Abstract The permeation of epinephrine across human dentin discs was studied in vitro. Permeation was measured across dentin of two different thicknesses, with and without the presence of smear layers. Epinephrine was readily detected at the earliest measured time (10 min) and reached peak concentrations between 30 and 50 min. Epinephrine flux (concentration multiplied by the volume of the effluent per min) increased with decreasing thickness of the discs and increased significantly with the removal of the smear layer. The T1/2 (half‐time in min necessary to reach steady‐state diffusion of epinephrine) decreased as dentin thickness was reduced and fell further in the absence of the smear layer. This study suggests that the permeation of epinephrine across dentin is inversely related to dentin thickness and retarded by the presence of a smear layer. Also, the topical use of 1 mg/ml epinephrine produced therapeutically useful drug concentrations, but the rate of permeation was relatively slow.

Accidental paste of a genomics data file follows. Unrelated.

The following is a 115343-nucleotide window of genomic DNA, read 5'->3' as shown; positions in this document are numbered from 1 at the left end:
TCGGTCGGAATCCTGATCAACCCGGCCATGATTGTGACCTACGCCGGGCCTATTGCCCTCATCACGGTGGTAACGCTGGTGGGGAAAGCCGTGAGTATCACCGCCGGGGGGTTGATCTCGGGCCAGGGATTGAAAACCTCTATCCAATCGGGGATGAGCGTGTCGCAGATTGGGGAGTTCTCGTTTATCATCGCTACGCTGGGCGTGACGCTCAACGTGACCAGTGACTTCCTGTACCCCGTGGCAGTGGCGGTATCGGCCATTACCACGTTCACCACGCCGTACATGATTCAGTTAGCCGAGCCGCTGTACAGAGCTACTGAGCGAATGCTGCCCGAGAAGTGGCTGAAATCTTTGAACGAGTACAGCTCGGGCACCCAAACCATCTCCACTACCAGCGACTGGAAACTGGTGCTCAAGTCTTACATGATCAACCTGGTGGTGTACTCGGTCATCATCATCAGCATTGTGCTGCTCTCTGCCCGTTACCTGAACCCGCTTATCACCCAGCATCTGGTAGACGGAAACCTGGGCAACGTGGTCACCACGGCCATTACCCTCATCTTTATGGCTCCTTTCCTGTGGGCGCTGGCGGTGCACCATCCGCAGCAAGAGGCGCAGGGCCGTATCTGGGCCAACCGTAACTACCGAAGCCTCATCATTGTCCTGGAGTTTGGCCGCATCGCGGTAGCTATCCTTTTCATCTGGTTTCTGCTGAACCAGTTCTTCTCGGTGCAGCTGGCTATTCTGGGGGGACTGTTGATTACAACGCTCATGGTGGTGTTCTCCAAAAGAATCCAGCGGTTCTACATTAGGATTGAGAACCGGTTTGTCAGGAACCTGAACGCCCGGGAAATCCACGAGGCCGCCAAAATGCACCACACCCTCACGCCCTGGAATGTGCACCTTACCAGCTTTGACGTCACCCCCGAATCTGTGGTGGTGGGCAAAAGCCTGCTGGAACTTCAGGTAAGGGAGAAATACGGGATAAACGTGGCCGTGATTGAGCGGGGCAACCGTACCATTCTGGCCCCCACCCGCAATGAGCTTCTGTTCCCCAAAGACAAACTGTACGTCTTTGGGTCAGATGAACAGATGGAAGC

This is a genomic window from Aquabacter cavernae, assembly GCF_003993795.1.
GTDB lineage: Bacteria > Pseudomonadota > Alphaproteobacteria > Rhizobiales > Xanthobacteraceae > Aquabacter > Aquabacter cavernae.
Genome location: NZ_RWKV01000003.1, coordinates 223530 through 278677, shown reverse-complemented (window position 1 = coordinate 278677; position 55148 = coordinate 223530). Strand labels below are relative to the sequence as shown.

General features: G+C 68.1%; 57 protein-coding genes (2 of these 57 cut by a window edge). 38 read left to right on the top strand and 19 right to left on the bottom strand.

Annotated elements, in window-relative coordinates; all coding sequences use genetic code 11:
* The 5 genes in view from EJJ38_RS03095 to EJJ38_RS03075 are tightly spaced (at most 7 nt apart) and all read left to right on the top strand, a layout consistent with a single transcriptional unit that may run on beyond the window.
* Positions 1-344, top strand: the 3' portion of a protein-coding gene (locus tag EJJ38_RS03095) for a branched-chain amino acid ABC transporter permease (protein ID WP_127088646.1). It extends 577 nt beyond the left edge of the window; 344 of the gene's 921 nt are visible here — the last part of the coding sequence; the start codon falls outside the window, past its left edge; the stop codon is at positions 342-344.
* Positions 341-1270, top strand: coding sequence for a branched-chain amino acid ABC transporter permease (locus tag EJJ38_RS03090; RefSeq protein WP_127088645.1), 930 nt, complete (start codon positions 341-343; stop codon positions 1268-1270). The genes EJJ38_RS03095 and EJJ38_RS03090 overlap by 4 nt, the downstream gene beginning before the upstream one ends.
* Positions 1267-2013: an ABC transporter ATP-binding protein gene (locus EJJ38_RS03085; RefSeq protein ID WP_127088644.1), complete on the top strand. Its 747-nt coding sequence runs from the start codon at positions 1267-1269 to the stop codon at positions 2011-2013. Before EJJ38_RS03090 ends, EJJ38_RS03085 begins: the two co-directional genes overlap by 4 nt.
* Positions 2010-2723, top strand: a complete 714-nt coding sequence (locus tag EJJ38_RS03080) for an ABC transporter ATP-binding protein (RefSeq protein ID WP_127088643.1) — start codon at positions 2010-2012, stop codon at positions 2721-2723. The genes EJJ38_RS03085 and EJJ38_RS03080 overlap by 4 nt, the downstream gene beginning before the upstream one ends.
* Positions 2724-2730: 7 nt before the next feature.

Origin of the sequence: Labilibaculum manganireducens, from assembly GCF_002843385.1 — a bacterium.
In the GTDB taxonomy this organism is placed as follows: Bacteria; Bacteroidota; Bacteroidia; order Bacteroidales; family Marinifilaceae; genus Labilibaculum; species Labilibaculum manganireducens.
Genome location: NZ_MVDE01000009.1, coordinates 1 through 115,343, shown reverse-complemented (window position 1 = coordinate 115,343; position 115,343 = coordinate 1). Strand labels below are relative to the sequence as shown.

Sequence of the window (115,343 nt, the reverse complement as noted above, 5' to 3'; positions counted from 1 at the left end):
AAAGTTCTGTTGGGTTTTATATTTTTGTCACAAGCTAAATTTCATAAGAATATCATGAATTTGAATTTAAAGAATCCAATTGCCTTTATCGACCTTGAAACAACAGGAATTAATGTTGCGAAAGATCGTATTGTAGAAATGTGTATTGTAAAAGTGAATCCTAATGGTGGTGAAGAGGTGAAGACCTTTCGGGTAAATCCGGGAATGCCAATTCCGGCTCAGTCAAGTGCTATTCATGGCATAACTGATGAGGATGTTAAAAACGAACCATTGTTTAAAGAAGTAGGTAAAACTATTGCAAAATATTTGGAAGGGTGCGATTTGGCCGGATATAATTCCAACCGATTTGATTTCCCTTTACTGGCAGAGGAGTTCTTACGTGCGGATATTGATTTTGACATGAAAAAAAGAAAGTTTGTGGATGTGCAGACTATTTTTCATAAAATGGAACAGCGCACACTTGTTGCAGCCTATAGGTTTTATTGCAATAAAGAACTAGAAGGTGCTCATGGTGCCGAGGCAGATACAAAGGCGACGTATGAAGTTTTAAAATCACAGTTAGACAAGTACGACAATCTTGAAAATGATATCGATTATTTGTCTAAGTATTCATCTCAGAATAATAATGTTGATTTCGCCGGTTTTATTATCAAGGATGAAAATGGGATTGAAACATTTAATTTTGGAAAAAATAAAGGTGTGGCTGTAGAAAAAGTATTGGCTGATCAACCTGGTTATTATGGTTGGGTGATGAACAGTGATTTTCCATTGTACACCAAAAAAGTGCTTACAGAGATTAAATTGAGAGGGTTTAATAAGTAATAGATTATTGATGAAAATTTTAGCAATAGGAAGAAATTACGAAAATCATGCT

|Original language||English (US)|
|Number of pages||5|
|State||Published - Jan 1 1991|
- dental pulp
- tooth permeability
ASJC Scopus subject areas
- Oral Surgery